Google – what happened to less spam?
I read an interesting article today on Tech Republic. Poster Tim Malone noticed that at his company in a 30 day period, out of the 12 million emails received, 96% was marked as Spam. Not unusual, but it counters an earlier article back in December where Google mentioned how Spammers are giving up. So does this mean that is wrong, or are Spammers just becoming seasonal and getting the bulk mailing out of the way?
At the beginning of the year, Barracuda Networks claimed that 95% of all email in 2007 was Spam. Except in this case, Tims’ company was 1% over the average. And of course, we are only in the first month of 2008 so this may average out better by June or July.
Still, can we really expect Spam to dissipate in the future?
I had a Yahoo email address for general communication with friends and some “signup” sites for about 5 years now. Up until last month, I would rarely get spammed on that email. Then, something happened and it pretty much exploded the address. In the last two days (when I last cleaned out my Spambox) I received 42 messages in the Spambox and 12 Spam messages in my Inbox. I received 3 valid emails. 95% Spam.
For businesses, this is a big issue. Spam can cost businesses Millions or even Billions of dollars a year, not to mention the time to filter, and possibly lose a valid email or two in the process.
Let’s look at it this way: One person has an email account. 95% of email received is Spam. The consumer uses a program to filter this. The consumer in turn will lose a few emails a year (depending on how much email is sent to them) because the Spam filters will think it’s Spam, unless the consumer is on top of that and catches the email early. If they don’t, they could lose business.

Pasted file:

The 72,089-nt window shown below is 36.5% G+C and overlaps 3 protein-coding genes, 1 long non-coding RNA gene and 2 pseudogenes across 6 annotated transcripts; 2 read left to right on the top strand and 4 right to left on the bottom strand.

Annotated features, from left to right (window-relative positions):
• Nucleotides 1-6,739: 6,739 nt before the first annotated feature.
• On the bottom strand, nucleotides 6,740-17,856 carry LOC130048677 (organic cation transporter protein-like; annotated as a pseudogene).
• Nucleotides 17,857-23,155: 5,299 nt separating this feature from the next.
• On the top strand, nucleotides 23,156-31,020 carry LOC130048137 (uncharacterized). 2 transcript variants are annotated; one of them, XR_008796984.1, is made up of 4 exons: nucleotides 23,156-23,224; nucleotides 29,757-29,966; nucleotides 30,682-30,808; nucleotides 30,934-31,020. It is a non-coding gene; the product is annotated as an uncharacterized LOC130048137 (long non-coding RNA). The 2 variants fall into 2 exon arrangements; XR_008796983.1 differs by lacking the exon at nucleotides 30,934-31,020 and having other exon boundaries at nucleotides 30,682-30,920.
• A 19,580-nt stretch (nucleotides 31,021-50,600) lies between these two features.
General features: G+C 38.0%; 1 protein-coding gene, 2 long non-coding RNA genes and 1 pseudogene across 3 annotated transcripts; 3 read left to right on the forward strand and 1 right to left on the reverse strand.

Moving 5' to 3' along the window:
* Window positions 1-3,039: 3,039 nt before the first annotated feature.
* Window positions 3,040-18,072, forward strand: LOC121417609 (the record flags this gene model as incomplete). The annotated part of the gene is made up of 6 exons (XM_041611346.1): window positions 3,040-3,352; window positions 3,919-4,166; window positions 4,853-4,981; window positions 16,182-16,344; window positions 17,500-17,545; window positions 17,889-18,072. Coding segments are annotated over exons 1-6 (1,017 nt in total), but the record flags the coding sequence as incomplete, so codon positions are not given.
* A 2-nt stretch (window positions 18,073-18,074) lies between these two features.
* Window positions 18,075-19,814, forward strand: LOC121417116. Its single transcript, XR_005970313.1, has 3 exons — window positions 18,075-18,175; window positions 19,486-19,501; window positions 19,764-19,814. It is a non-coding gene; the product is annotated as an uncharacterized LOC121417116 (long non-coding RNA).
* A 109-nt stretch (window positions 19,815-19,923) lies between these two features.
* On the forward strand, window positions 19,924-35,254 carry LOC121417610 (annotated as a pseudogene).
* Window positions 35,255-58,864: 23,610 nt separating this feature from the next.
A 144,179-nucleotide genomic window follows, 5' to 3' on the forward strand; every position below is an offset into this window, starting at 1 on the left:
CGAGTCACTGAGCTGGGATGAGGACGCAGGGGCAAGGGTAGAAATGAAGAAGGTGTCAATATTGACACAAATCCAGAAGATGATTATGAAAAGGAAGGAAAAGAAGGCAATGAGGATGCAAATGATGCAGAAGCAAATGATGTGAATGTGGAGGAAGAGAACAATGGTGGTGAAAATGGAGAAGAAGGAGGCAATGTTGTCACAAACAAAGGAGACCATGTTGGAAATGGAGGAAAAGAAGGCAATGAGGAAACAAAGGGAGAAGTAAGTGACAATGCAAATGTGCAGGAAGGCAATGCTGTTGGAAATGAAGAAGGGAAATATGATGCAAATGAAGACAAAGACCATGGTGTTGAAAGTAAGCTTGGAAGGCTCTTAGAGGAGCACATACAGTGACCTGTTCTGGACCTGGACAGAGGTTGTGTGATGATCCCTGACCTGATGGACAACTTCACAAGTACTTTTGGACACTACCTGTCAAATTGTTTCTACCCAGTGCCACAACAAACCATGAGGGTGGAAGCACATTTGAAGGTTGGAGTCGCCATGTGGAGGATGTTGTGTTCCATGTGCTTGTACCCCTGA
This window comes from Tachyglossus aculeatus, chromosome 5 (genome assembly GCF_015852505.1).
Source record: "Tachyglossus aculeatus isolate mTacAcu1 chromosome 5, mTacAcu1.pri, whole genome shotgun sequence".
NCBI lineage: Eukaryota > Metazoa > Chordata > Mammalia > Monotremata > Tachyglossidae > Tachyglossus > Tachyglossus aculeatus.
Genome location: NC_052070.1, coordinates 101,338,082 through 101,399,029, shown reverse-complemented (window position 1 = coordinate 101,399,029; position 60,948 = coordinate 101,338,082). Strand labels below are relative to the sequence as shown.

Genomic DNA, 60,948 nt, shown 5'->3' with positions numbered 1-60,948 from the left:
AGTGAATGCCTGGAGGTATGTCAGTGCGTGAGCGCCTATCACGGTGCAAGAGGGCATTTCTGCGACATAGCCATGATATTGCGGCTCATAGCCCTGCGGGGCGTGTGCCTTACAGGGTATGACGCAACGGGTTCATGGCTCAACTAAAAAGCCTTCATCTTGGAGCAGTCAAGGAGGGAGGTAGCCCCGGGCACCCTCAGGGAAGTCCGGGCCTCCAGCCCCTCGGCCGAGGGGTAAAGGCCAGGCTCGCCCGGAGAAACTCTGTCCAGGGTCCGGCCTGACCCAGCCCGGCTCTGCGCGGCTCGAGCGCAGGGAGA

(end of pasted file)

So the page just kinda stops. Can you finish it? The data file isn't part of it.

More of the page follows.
Now in reality, the average user has 2-3 email accounts. 1 is for work, 1 is for personal and the third might be a filter. If those boxes receive 100 emails a month, theory dictates 95 will be spam.
To put that to the test, I set up 2 emails – Janie and Billy. Billy was the control, while I used Janies’ email to sign up and get a free $200 gift card. By the end of the first month, Janies’ activity included 92% spam while Billy’s account was at 1 email – the welcome email that was received upon registering.
The amount of Spam can get out of hand. But don’t always blame the Spammers. I have been on a few email services in my time. One in particular (which doesn’t exist anymore) was actually devious in their mail tactics. Apparently, they took my email address and sold it to spammers. Within a few weeks I received hundreds of emails. I promptly closed that account.
Will the problem get worse? Yes. Like I mentioned in the previous article, the amount of emails will increase in 2008. New companies form, new users get on the internet, etc. There will be accounts disabled throughout 2008, but that most likely will not stop the spammer from doing what they do best.
In the meantime, we just have to be aware of what we do with our emails. Easier said than done. With most sites asking for email addresses nowadays, it’s not a stretch to say at least one site will get compromised or one person will send their email to a spam-sellers’ address.
Curbing Spam would be like trying to stop water from flowing. We can build a dam, but will it be strong enough to hold every drop of water?